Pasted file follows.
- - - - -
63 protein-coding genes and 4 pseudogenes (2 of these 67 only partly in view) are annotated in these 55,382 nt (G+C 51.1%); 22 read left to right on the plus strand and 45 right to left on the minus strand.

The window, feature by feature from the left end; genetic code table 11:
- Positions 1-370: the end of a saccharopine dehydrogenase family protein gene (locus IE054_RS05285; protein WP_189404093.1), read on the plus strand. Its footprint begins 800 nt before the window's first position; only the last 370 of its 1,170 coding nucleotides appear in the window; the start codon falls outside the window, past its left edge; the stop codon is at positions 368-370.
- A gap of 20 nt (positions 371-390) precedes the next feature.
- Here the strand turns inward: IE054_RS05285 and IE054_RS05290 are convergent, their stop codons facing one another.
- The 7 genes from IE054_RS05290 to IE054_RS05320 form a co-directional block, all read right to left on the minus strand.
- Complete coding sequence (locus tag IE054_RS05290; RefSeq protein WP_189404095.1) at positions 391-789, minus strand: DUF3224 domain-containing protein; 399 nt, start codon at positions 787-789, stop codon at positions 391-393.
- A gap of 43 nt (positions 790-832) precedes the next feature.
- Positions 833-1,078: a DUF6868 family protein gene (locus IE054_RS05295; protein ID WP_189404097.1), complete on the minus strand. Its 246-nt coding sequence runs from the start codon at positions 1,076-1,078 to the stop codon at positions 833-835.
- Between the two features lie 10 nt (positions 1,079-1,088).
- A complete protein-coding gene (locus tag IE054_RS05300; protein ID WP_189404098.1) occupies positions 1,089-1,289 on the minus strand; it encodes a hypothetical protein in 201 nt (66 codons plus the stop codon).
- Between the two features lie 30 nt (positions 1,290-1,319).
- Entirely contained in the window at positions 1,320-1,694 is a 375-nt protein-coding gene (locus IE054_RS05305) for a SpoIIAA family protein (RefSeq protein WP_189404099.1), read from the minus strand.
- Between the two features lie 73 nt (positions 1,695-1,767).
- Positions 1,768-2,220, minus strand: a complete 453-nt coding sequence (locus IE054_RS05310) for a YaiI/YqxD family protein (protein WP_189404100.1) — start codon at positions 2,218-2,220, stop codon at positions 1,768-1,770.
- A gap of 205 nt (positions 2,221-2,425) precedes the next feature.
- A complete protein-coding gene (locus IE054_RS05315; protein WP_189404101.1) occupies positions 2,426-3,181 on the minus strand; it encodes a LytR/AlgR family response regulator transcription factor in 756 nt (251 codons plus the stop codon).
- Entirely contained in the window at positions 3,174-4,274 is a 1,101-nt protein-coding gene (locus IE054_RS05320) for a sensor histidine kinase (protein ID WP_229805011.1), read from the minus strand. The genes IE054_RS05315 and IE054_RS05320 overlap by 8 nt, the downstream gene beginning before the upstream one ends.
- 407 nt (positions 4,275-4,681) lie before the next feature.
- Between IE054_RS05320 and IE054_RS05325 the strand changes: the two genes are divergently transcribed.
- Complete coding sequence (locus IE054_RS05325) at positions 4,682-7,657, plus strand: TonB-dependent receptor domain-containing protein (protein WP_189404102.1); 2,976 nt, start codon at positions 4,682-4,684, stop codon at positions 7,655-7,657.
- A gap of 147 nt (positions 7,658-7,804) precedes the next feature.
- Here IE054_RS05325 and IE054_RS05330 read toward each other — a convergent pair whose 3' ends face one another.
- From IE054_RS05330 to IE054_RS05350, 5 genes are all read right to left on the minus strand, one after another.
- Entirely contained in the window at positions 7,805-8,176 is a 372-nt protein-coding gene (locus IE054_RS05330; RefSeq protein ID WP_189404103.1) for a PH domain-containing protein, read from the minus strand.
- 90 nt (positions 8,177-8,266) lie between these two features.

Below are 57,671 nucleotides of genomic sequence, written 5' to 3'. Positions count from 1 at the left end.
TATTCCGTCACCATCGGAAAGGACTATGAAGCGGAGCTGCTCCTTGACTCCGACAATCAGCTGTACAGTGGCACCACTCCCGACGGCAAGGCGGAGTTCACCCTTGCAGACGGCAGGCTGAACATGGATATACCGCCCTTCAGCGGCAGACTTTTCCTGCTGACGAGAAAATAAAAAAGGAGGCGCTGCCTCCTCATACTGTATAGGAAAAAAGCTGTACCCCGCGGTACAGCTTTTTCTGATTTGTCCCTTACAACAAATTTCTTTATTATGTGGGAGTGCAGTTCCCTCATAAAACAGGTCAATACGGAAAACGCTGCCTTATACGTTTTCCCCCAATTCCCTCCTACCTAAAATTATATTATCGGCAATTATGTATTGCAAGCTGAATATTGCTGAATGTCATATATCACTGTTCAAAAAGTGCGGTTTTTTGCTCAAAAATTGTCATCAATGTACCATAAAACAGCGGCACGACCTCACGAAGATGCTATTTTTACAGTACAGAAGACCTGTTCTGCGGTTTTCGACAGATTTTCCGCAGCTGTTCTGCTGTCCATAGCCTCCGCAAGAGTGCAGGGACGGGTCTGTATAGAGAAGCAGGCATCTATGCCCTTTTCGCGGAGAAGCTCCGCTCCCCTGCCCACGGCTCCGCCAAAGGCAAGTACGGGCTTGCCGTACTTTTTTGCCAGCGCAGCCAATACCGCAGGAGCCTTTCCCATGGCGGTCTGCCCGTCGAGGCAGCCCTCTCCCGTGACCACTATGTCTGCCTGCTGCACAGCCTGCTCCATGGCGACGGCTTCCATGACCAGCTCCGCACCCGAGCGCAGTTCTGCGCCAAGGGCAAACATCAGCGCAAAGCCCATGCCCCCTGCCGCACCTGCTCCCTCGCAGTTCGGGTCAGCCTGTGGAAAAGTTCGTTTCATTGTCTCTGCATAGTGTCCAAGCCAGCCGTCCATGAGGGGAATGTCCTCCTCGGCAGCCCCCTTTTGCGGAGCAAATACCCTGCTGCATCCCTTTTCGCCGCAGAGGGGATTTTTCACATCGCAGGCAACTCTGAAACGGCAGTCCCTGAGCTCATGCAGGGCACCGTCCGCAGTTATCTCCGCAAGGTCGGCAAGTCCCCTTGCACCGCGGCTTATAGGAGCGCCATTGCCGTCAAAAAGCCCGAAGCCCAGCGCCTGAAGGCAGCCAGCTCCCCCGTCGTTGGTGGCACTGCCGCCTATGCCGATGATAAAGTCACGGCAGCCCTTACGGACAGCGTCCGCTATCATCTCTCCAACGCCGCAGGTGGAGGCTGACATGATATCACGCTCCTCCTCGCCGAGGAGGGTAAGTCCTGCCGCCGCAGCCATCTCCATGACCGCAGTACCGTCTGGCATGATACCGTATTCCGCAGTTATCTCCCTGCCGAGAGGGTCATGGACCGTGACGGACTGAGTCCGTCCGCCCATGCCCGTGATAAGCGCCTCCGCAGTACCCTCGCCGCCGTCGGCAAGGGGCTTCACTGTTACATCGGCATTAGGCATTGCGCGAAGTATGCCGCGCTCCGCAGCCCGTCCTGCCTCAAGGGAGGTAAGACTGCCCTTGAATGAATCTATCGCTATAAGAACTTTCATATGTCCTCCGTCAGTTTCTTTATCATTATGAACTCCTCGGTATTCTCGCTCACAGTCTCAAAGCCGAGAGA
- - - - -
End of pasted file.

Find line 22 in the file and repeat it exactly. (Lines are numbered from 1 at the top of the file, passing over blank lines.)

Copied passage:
- A gap of 147 nt (positions 7,658-7,804) precedes the next feature.